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Sculpture Rooted In Prehistory

December 03, 1985|JANE GREENSTEIN | Greenstein is a Times intern from USC

"I call myself a born-again pagan, a neo-paleolithic," said Rachel Dutton, whose agile, primitivistic sculptures are on view starting today at the Municipal Art Gallery as part of its annual "Magical Mystery Tour" exhibition.

Dutton's atavistic world is often dictated by images from her dreams, images that have spurred the creation of figures rooted in what she calls pre-cultural times.

The figures are constructed by twisting hay around sticks to form a "skeleton," which is then coated with papier-mache, glue additives and tree seal (a plant-grafting compound) and sparsely decorated with seashells or bottle caps. Hay sprouts from the top and bottom of the figures. The result: primitive scarecrow- cum- animals that look as though they bathe regularly in the La Brea tar pits.

"I'm trying to come forward in time with this world that I've found and somehow place it in a contemporary setting," Dutton said.

Pieces range from lurching antelopes to the graceful "dancing" female figures with animal heads, currently occupying the gallery along with flying fish, wooden wolves, glass flowers and other enchanting art pieces that make up the stops on the tour.

Dutton, 38, does not see her creations as merely "women with horse attributes." "I see them as a manifestation of a proto-being," she said in her downtown loft, located in the same red brick building as the Double Rocking G Gallery, where a concurrent exhibition of her works is on view through Jan. 26.

"My pieces are the creatures that a lot of primitive mythologies have. My sense is that they're proto-dog, deer, horse or snake. I'm talking about life energy that is common to everybody. I'm actually surprised when people mention that they look half-animal, half-human, because I just think of them as creatures. "

The 10 figures Dutton created for the "Magical Mystery Tour" form a family unit with the two tallest, which Dutton refers to as the goddess and the god, anchoring the ensemble, followed by two intertwined kneeling figures, a twirling procession of swan, deer and snake "ancestors" suspended from wire and a small cast of other hybrids.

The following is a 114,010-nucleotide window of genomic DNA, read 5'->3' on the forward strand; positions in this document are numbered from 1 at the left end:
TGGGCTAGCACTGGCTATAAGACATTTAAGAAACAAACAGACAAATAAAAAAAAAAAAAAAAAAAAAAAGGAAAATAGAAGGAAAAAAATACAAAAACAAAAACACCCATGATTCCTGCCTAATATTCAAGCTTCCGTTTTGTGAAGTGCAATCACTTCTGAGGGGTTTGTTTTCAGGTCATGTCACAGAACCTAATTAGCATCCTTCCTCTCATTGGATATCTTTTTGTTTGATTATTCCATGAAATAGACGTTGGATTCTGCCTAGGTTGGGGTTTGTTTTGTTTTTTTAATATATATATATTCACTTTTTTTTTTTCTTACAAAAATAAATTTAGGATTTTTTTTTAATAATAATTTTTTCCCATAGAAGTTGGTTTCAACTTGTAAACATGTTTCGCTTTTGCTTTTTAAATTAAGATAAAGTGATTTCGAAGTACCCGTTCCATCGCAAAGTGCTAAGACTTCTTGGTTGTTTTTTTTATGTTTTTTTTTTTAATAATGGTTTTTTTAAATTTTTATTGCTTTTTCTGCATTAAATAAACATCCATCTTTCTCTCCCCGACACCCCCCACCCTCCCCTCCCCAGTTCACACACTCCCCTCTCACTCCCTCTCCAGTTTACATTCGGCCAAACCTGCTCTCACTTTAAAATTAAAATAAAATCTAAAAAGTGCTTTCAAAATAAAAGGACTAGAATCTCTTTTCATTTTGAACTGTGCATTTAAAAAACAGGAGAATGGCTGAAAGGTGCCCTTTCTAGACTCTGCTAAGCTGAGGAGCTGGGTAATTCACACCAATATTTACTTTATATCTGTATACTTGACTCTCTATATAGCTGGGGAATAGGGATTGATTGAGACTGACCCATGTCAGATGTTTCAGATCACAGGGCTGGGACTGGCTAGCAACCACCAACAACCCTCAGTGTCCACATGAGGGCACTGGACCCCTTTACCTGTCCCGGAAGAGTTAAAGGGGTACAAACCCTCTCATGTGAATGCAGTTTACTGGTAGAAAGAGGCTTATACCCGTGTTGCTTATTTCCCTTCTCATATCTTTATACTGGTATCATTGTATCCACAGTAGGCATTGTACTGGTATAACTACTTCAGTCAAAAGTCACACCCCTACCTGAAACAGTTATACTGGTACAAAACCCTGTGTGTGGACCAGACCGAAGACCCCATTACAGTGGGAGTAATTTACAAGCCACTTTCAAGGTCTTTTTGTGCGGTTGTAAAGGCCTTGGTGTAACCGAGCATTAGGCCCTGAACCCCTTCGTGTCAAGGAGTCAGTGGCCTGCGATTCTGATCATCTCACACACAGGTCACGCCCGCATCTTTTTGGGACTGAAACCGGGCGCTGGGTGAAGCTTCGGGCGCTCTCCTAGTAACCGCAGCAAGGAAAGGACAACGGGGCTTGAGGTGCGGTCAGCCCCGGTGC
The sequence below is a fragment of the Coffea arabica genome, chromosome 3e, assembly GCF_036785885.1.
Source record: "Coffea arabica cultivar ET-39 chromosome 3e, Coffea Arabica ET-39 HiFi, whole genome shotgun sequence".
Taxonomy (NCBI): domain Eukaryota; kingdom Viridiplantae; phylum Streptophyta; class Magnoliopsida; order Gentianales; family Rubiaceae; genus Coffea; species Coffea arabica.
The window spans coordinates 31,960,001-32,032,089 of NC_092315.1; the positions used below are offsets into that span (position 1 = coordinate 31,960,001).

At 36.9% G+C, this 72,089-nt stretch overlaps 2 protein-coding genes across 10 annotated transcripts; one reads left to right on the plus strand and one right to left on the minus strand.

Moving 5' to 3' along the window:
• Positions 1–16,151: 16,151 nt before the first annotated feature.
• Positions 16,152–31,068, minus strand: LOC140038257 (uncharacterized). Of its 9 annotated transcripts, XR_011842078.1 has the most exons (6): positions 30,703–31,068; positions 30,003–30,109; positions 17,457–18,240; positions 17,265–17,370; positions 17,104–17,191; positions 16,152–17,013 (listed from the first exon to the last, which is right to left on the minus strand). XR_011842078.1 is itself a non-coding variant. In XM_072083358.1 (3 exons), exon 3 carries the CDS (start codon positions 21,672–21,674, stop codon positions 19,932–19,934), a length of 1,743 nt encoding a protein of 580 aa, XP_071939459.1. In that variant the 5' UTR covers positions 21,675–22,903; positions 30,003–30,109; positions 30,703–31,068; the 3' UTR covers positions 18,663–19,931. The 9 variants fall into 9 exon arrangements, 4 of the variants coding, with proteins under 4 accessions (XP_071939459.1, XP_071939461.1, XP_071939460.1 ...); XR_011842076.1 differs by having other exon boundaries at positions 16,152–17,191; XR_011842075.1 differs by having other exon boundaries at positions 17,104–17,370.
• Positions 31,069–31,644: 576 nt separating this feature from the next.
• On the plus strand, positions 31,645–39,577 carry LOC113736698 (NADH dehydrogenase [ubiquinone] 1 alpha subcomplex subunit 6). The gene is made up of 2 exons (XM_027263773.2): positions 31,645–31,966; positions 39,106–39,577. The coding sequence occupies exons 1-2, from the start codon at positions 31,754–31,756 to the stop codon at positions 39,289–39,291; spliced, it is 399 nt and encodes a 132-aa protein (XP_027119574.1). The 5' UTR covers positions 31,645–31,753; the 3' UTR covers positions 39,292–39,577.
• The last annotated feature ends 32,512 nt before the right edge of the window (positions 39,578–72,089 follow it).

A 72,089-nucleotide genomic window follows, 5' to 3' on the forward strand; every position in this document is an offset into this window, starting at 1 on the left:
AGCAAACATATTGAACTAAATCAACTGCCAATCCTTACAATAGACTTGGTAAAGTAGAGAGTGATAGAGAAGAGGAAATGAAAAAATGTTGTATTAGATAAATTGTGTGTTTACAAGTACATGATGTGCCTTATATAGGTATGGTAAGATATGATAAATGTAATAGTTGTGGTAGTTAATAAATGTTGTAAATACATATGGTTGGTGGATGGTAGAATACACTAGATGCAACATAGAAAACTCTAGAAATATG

Dutton, who exudes an almost uncontrollable energy when she speaks, was born in Palo Alto, where she had a "tomboy/nature childhood" and was not above making stews of soil and grass in her mother's cooking pots. She was abruptly uprooted to Cleveland at age 8 but returned to Palo Alto where she first studied fine art at Stanford and later attended graduate school at Mills College, living in Mexico and the Philippines along the way. In June she moved here from Northern California with the hope of finding a more cohesive art community.

Before taking the plunge into sculpture, Dutton was a carpenter, a belly dancer and a painter. She painted her dreams and pictures of her sculptures (including a series of canvases featuring her deceased father's bones ensconced in seashells,) made costumes with shamanistic symbols painted on them and, in 1982, created a two-legged deer out of mud and straw, which launched her current fetish.

She credits her experience as a dancer, which led her into meditation and awareness of movement, as well as dream analysis, as influencing her work.

"I have a love of the earth, and from all my work with dreaming I have a real sense of wishing I was in a culture that saw the world differently, a more primitive culture," Dutton said. "I thought if I can't do it anywhere else, I can have the world I want in my studio, which was a very liberating thing. I hit this point where I wanted to reconnect with the child in me that was wilder. Ideas started flying out of me. I found myself overshooting my childhood by about 20,000 years.

"I knew that it was possible to elicit a common human response that hit something below the level of any culture. What I hope comes through in my work is that this huge matrix of primary energy in the subconscious is very tender. It's not that scary." "The Magical Mystery Tour" ends Jan. 12.

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